Fontaine put forward a motion that the report and decision be tabled until the community is engaged about the plan for the city hall lawn and staff report back to council about specific financial details (such as the cost of trees, consultants services, irrigation) of the project. He said he doesn’t believe that delaying a decision for a few weeks would impact the city’s ability to plant the trees by the Dec. 31 deadline.

“I'm not saying I'm opposed to planting trees on the lawn, I'm talking about process around this report coming forward,” he said. “And I think I would like to know the scope of this project. Is it $1 million, $1.5 million? I have no idea.”

Mashig said it can cost anywhere from $750 to $1,200 to install a tree depending on the type of tree and the conditions in the space where its’ planted. She said all of the funds would be covered by the grant.

Dean Gibson, the city’s director of engineering, said the costing details would have been provided to council in their entirety when the city submitted its grant application. He said the entire project has also been incorporated into the city’s capital plans.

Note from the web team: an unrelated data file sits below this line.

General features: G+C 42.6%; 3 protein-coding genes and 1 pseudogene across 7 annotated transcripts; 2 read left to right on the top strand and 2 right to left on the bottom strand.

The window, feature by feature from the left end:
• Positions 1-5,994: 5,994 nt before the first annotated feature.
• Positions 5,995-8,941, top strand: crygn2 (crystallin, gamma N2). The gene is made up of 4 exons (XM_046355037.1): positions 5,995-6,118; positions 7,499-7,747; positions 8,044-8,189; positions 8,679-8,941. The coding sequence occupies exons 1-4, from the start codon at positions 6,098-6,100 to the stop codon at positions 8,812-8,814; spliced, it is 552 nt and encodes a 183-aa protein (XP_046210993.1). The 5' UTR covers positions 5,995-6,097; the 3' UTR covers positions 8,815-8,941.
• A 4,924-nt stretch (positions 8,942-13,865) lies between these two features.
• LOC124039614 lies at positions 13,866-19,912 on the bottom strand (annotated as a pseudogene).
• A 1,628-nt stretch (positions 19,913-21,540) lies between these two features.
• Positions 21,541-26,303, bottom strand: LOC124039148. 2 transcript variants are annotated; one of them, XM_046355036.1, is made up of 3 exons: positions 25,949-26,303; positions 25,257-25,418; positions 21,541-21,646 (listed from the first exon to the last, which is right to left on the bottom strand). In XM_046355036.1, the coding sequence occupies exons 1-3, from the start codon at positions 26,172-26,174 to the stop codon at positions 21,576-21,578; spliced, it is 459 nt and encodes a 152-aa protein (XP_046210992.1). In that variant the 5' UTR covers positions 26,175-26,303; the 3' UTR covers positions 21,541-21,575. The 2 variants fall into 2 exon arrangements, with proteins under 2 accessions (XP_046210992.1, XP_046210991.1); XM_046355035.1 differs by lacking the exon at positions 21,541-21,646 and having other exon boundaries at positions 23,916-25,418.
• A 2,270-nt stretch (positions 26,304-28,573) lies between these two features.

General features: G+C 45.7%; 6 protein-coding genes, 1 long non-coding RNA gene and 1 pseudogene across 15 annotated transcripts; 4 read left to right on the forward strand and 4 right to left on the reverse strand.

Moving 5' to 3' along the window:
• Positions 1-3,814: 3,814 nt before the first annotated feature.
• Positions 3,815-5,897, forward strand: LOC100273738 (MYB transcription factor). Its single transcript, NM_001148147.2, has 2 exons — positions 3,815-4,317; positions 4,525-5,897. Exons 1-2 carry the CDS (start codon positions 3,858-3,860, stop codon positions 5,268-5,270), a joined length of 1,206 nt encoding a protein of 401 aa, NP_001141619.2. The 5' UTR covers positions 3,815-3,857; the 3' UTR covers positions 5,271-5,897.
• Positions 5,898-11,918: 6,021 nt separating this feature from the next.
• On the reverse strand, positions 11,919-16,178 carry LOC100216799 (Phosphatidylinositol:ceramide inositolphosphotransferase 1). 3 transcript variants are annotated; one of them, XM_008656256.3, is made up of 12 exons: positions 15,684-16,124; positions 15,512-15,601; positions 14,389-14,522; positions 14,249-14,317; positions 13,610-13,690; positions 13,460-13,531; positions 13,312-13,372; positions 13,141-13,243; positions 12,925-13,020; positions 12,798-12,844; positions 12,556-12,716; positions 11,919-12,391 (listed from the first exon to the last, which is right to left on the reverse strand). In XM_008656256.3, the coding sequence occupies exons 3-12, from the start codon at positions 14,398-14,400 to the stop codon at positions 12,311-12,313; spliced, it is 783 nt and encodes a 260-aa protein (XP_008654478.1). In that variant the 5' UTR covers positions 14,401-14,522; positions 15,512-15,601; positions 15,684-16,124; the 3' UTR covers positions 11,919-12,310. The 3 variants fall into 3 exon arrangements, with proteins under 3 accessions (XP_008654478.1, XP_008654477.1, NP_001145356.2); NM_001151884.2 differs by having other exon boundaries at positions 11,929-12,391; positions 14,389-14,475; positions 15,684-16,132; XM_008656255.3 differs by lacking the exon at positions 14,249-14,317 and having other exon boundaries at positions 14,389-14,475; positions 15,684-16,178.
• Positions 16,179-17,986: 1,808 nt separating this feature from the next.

“What we're essentially speaking about today is subcomponents of that plan itself, all working within the approved funding envelope that has been provided,” he said. “One of the reasons we have not provided in the report, the level of detail that is being questioned this evening, which we are happy to report back on, is simply because that level of detail, it's not something that we would typically be providing to council for a project that has been previously approved and where we are we're working within the approved limits of the funding as per the city's budget.”

Council voted 3-3 on a tabling motion, with Fontaine and councillors Paul Minhas and Jaimie McEvoy supporting that motion (which was defeated because it ended in a tie vote.) Council then voted 4-2 in support of the staff recommendation to approve the planting the trees on the city hall lands.